Affiliation: Servicio de Oncologia, Hospital de Torrejon, Calle Mateo Inurria, s/n, Torrejon de Ardoz, 28850. Madrid, Spain.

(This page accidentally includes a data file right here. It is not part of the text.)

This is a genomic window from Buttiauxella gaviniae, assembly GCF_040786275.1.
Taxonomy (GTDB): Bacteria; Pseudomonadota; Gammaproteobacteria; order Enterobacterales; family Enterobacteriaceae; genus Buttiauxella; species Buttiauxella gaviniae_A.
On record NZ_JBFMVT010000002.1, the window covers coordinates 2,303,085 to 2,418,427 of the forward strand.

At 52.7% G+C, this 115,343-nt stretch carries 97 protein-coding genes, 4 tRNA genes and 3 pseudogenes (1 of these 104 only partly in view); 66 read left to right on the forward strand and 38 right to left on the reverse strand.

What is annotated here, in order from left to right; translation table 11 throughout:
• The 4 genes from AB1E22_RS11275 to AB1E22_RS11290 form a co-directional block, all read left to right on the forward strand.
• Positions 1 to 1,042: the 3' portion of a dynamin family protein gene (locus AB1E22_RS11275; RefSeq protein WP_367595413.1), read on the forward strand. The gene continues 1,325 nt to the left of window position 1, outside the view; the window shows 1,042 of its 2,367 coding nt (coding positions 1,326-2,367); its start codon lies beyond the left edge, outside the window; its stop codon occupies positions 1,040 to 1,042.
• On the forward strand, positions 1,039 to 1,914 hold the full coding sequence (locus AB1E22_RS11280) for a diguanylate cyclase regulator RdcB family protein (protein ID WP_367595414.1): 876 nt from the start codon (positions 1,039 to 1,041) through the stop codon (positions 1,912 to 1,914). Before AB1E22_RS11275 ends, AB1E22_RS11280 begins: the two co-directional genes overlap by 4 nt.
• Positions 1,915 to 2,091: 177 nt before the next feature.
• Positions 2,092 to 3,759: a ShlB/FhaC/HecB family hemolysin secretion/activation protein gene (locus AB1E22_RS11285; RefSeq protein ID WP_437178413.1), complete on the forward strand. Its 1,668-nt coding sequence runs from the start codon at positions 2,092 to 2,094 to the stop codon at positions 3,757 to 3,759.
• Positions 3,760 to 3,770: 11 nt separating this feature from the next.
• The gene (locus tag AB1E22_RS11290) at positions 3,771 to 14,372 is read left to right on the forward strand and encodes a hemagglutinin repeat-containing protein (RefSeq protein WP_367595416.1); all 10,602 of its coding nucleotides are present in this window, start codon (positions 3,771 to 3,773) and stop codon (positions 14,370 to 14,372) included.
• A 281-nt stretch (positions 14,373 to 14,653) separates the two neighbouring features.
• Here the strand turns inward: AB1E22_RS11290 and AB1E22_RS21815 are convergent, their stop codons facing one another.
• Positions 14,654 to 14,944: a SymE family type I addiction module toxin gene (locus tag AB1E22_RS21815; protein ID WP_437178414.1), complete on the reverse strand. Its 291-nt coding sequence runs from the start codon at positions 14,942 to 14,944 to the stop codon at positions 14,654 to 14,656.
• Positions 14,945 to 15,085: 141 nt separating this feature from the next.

Epithelial ovarian cancer (EOC) accounts for approximately 80-90% of all ovarian cancers, and 75% of the patients are diagnosed with advanced disease (stage III and IV). Front-line systemic chemotherapy improves survival in women with advanced EOC; however, tumor recurrence occurs in almost all advanced EOC patients at a median of 15 months from diagnosis, and 5-year survival is estimated at 10 to 30%. Additionally, around 20% of patients do not respond to standard front-line therapy. Tumoral angiogenesis plays an important role in the pathogenesis of EOC, and its inhibition might improve survival in patients with advanced EOC. High-grade EOC is characterized by overexpression of vascular endothelial growth factor (VEGF), which drives dysfunctional tumor-associated angiogenesis, contributing to high interstitial pressure and increased vascular permeability. Diverse anti-angiogenic drugs are under investigation, and direct targeting of this pathway can be achieved by sequestration of VEGF protein using monoclonal antibodies (bevacizumab) or engineered binding site molecules (aflibercept), blockade of the VEGF receptor-2 with monoclonal antibodies or inhibition of receptor associated tyrosine kinase with low molecular weight inhibitors (cediranib, pazopanib, sorafenib or BIBF-1120).